The global Our world. Your move. campaign has inspired more
than 100 National Societies to commission songs and videos,
reunite war veterans, offer free blood pressure checks, host
photo exhibitions and essay contests, paint zebra crossings,
hold picnics, re-enact the battle of Solferino, parade in
streets and parks, debate, update web sites, raise funds,
organize football matches and clean up rubbish.
The three-year campaign can be customized to draw attention
to National Societies’ top humanitarian issues (their ‘Solferinos’)
in their own countries. Issues they have highlighted so far
include violence against women, human trafficking, HIV and
AIDS, road safety, first-aid training, stigma and discrimination,
climate change and conflict. They have also used the campaign
to mark a series of significant milestones for the International
Red Cross and Red Crescent Movement: the 150th anniversary
of the battle of Solferino, the 90th anniversary of the founding
of the International Federation and the 60th anniversary
of the Geneva Conventions.
Whatever the event, the call to action is the same. The
Movement aims to persuade people from all walks of life to
engage in humanitarian action. It’s our world and together
we can move it. Red Cross Red Crescent magazine presents
a selection of ‘moves’ from around the globe.
World chess champion Veselin Topalov headed a Bulgarian
Red Cross campaign to attract members, share experiences
and raise funds. Youth who performed good deeds were rewarded
with teddy bears.
In 2009, a number of trams in the city of Geneva were adorned
with Our world. Your move. globes and logos to alert passengers
and passers-by that it was time to make their move for
To recruit more volunteers, the South African
Red Cross Society took the Our world. Your move. campaign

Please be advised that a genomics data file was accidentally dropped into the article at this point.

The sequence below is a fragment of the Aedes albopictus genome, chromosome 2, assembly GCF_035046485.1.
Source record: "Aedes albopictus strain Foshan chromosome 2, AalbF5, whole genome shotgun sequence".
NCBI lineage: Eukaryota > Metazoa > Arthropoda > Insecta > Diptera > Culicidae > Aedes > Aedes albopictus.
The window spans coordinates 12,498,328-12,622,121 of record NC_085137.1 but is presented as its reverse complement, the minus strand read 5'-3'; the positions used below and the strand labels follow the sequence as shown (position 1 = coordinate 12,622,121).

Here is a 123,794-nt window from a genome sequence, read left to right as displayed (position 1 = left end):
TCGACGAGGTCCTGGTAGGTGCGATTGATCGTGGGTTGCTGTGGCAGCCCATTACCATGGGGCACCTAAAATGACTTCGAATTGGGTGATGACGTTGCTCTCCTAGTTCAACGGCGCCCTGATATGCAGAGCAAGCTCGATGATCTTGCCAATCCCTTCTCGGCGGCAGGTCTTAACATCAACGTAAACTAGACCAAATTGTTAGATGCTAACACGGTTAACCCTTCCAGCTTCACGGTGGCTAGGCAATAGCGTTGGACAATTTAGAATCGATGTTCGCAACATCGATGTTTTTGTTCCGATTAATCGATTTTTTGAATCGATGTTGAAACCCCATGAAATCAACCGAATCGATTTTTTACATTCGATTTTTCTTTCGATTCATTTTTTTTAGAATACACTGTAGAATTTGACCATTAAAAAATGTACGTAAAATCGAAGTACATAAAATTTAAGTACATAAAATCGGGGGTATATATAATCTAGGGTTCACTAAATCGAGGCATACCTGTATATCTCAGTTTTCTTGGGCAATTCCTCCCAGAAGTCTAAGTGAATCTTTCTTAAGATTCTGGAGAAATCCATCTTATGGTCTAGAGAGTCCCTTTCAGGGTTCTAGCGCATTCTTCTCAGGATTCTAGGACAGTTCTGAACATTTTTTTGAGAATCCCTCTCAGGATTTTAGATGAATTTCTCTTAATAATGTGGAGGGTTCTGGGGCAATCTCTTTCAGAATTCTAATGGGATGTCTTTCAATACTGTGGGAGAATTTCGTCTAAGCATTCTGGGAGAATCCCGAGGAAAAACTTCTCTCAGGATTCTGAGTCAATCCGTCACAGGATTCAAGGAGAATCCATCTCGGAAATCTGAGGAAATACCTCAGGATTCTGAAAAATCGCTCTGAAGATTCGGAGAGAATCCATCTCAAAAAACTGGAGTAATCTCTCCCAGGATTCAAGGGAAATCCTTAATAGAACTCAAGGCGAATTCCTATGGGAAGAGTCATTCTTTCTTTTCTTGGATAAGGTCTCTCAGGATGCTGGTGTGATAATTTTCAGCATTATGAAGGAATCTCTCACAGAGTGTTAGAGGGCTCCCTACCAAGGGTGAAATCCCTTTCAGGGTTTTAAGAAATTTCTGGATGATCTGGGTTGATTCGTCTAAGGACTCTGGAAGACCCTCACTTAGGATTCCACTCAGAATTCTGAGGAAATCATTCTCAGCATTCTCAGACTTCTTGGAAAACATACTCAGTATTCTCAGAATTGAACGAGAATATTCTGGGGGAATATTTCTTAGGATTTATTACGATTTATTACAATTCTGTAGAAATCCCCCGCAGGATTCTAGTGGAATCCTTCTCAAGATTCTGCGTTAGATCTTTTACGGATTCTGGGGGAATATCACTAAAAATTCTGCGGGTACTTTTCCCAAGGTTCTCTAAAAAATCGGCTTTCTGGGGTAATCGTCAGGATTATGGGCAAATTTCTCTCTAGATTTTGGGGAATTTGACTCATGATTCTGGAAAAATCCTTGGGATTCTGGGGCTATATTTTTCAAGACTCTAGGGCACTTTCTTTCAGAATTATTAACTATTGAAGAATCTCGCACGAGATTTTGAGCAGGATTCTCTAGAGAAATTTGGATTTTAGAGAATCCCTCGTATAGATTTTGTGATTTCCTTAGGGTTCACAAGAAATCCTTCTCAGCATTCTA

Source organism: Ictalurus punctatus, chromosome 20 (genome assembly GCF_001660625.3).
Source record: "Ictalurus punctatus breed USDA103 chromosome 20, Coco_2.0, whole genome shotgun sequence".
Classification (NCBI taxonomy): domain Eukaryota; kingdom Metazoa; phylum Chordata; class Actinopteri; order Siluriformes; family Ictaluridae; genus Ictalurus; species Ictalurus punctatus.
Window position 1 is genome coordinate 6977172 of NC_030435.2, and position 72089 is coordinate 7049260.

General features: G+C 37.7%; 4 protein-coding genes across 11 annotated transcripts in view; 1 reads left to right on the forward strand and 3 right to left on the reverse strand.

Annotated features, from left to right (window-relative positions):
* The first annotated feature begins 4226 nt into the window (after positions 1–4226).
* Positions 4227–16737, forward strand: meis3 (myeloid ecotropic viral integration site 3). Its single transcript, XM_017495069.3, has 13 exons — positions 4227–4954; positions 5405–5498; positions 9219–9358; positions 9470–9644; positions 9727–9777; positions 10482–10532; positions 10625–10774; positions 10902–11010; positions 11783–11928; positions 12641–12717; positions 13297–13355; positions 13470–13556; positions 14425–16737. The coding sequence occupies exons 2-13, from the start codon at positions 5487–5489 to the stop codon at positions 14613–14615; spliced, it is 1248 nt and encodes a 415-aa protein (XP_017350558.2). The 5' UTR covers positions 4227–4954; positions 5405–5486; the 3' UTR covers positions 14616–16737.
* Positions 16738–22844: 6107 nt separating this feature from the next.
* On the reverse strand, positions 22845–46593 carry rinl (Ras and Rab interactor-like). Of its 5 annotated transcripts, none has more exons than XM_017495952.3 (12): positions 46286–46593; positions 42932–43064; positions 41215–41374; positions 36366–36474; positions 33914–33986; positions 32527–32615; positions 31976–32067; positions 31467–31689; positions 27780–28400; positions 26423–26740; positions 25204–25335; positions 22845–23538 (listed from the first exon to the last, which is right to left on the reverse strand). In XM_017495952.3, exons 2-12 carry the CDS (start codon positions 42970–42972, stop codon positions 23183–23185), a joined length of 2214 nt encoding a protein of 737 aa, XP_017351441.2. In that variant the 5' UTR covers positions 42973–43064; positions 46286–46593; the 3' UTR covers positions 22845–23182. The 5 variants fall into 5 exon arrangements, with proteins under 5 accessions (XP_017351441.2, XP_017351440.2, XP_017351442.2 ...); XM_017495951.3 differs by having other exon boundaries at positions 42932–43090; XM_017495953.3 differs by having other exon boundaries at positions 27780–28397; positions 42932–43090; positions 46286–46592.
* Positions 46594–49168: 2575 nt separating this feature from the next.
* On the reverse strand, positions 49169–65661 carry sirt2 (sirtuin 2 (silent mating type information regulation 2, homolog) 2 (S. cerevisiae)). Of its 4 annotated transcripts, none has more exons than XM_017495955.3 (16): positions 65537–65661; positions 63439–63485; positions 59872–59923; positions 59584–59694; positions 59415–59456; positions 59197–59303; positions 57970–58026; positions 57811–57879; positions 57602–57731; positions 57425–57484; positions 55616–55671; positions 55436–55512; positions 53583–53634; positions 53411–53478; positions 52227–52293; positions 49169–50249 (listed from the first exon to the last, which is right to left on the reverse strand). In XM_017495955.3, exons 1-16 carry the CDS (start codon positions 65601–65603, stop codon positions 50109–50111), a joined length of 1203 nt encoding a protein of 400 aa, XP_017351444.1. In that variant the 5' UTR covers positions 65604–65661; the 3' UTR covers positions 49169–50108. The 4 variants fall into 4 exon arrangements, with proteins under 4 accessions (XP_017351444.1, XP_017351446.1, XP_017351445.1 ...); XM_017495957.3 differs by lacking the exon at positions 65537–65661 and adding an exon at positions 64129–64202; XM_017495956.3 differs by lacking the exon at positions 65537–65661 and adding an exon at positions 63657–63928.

into Johannesburg communities by dropping off volunteers
to engage with people and motivate them to join. At the same
time, there was a concert for volunteers, staff and invited
The Russian Red Cross Society used the internet video programme
Skype to enable 13 war veterans from Moscow, St Petersburg,
Kaliningrad, Volgograd and Tiraspol who had not seen each
other for decades to speak to each other on 8 May.
The Lebanese Red Cross decorated a bus with the campaign
globe and the Fundamental Principles of the Movement, hung
a photo exhibition inside and stocked it with pamphlets
and educational materials. From 8 May until the end of
2009, the bus will roam the countryside to educate people
about the Movement.
The Japanese Red Cross Society used the Our world. Your
move. campaign to attract the attention of pedestrians and
shoppers. Volunteers also demonstrated first aid in shopping
centres. The Japanese Red Cross encouraged humanitarian action
by saying, “The important thing is to make a move. There
will be something you can do even in your daily life.”
The Croatian Red Cross used the Our world. Your move. globe
on the home page of its web site: www.hck.hr
In Bangkok, the Thai Red Cross Society launched the global
campaign with a parade along Henry Dunant Road in Bangkok
and the opening of a special exhibition in one of the biggest
shopping centres in town.
On 8 May, the Uganda Red Cross Society called on communities
to make a move for a better world by holding drama presentations,
an exhibition of educational materials, football and netball
matches, and an environmental clean-up.
The Colombian Red Cross Society launched the global campaign
with a video and fundraising drive. Watch the video at www.youtube.com/dianalondono